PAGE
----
Assuming a relatively constant rate of expansion over time, the most distant galaxies observed must have been much closer at the time the light we now see left the galaxy. Why did that light not arrive here much sooner?
How we Know the Universe Is Expanding
Beginning in the 1920s, Edwin Hubble used the 100 inch telescope on Mount Wilson to measure the distances to galaxies using Cepheid variable stars as distance indicators.
Hubble also studied the spectra of galaxies and found that all but the nearest galaxies had a Doppler redshift in their spectra.
Doppler redshifts tell us that an astronomical object is moving away from us.
Larger redshifts indicate larger recessional velocities, or objects that are moving away faster.
When Hubble graphed the recessional velocities of galaxies versus their distances, he found a linear relationship. The more distant galaxies appeared to be moving away from us more rapidly. Astronomers call this graph the Hubble plot or Hubble’s law.
Hubble then deduced the reason for this effect: The universe is expanding. The slope of the Hubble plot, called the Hubble constant, tells astronomers how fast the universe is expanding and allows astronomers to calculate the age of the universe in the context of the big bang model. Astronomers also use Hubble’s law to calculate the distances to very distant galaxies from their measured redshifts.
To visualize why Hubble’s law tells astronomers the universe is expanding, draw a bunch of dots on a balloon. Then watch the dots while blowing up the balloon. From the vantage point of any given dot all the other dots will appear to be moving away with the more distant dots moving away more rapidly. Graphing the apparent recessional velocities of the dots on the balloon versus their distances will give a graph very similar (on a much smaller scale) to Hubble’s plot.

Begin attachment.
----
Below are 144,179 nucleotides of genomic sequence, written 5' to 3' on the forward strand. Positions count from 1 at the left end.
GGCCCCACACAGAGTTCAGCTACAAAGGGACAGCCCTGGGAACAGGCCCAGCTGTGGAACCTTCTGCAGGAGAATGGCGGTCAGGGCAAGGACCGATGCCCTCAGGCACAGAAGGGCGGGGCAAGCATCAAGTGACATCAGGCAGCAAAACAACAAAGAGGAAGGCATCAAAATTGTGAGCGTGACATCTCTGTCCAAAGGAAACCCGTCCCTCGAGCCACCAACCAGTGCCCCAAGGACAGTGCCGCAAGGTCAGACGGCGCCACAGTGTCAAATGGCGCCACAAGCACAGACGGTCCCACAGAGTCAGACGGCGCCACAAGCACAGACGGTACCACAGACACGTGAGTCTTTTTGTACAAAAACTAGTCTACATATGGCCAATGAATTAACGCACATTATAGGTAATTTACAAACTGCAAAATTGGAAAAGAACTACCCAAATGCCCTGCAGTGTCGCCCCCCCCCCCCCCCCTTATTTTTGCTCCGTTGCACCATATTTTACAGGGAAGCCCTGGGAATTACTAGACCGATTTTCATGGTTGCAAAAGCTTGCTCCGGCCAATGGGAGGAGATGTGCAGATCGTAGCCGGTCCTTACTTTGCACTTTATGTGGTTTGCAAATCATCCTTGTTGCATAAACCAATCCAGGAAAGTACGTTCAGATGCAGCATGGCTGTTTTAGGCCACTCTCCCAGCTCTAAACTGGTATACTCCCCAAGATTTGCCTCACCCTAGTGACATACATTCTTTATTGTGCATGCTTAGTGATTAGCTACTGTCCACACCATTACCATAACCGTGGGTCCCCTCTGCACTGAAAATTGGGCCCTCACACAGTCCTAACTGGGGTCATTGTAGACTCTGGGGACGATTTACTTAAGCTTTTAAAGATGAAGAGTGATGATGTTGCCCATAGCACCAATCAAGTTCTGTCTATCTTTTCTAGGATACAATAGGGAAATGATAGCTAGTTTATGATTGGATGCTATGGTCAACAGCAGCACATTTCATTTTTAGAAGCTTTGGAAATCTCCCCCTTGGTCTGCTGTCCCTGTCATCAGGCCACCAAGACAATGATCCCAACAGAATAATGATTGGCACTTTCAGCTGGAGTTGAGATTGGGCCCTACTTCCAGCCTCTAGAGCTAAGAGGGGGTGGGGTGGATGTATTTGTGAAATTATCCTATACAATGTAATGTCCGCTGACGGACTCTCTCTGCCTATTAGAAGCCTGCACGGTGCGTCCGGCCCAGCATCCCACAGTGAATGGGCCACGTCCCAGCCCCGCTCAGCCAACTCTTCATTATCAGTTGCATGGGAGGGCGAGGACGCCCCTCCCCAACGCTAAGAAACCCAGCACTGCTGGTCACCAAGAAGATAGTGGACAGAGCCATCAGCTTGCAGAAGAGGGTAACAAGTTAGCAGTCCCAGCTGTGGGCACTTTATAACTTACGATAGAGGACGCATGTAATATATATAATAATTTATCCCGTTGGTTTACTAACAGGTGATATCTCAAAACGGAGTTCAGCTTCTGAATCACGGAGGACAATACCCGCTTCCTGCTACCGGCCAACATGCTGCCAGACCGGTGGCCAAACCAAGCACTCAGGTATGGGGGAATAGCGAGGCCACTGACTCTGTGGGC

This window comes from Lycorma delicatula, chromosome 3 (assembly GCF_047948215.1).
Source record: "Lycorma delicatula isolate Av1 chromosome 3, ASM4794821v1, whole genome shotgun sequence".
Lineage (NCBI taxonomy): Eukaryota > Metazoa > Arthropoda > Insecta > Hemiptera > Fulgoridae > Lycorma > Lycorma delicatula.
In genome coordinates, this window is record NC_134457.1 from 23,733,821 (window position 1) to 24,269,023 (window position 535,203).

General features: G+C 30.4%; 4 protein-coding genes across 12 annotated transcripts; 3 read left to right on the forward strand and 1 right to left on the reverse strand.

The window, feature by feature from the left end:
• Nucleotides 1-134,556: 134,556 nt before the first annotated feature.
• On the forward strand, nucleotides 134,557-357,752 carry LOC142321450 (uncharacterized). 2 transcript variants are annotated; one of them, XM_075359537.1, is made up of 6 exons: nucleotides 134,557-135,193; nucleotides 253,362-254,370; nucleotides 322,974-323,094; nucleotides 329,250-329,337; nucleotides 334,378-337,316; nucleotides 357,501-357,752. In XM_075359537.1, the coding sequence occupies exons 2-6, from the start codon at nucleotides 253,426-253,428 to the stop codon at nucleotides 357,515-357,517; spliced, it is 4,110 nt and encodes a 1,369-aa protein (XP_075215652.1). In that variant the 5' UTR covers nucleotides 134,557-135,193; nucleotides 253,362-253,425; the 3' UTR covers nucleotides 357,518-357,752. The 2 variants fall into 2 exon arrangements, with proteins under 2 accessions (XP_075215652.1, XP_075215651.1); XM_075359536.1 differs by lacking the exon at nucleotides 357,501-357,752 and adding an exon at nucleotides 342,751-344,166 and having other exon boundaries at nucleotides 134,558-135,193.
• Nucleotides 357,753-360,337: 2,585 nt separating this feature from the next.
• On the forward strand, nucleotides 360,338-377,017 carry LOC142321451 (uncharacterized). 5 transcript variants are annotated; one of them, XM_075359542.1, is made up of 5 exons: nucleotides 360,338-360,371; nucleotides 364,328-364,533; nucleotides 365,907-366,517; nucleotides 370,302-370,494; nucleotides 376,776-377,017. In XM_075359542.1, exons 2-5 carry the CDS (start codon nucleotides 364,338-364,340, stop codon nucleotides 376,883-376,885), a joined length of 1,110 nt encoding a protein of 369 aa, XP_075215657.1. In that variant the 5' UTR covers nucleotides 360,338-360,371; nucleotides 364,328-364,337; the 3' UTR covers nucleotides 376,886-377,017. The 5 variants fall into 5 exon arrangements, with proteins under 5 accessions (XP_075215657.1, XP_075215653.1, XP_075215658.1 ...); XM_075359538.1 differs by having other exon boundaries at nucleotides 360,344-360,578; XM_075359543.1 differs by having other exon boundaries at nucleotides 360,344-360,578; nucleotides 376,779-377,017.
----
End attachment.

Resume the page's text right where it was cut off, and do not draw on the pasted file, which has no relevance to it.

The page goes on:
The slope of the Hubble plot is approximately, but not exactly, constant over time. The 2011 Nobel Prize in Physics was awarded to Saul Perlmutter, Brian Schmidt, and Adam Riess for their discovery that the rate at which the universe is expanding is accelerating.
Light Travel and Lookback Times
When astronomers observe a distant galaxy, they are observing the galaxy as it was in the past when the light left the galaxy.
For example, the Andromeda galaxy (the closest giant spiral galaxy to the Milky Way) is about 2 million light years away.
Hence astronomers see the Andromeda galaxy as it was 2 million years ago, and the Andromeda galaxy has a lookback time of 2 million years.
Although 2 million years sounds like an eternity to us, it is barely a blip on cosmic time scales, so the Andromeda galaxy has not changed significantly during its 2 million year lookback time.
For more distant galaxies, however, this light travel time becomes important.
If a galaxy is 2 billion (2E9), rather than 2 million (2E6), light years away astronomers are seeing the galaxy as it was about 2 billion years ago.
The galaxy may have changed significantly during the time that its light was traveling to reach us.
Expanding Universe and Moving Galaxies
More relevant to the question: Because the universe is expanding, the galaxy will have moved further away from us during the time its light was traveling to reach us, so the distance to the galaxy in light years does not exactly equal the number of years ago the light left the galaxy. When computing the distance to a distant galaxies, and how long ago the light left a galaxy, astronomers must correct for the expansion of the universe.
In other words: The distance that a distant galaxy travels away from us during the light travel time is a very small fraction of the distance to the galaxy, but it is not zero.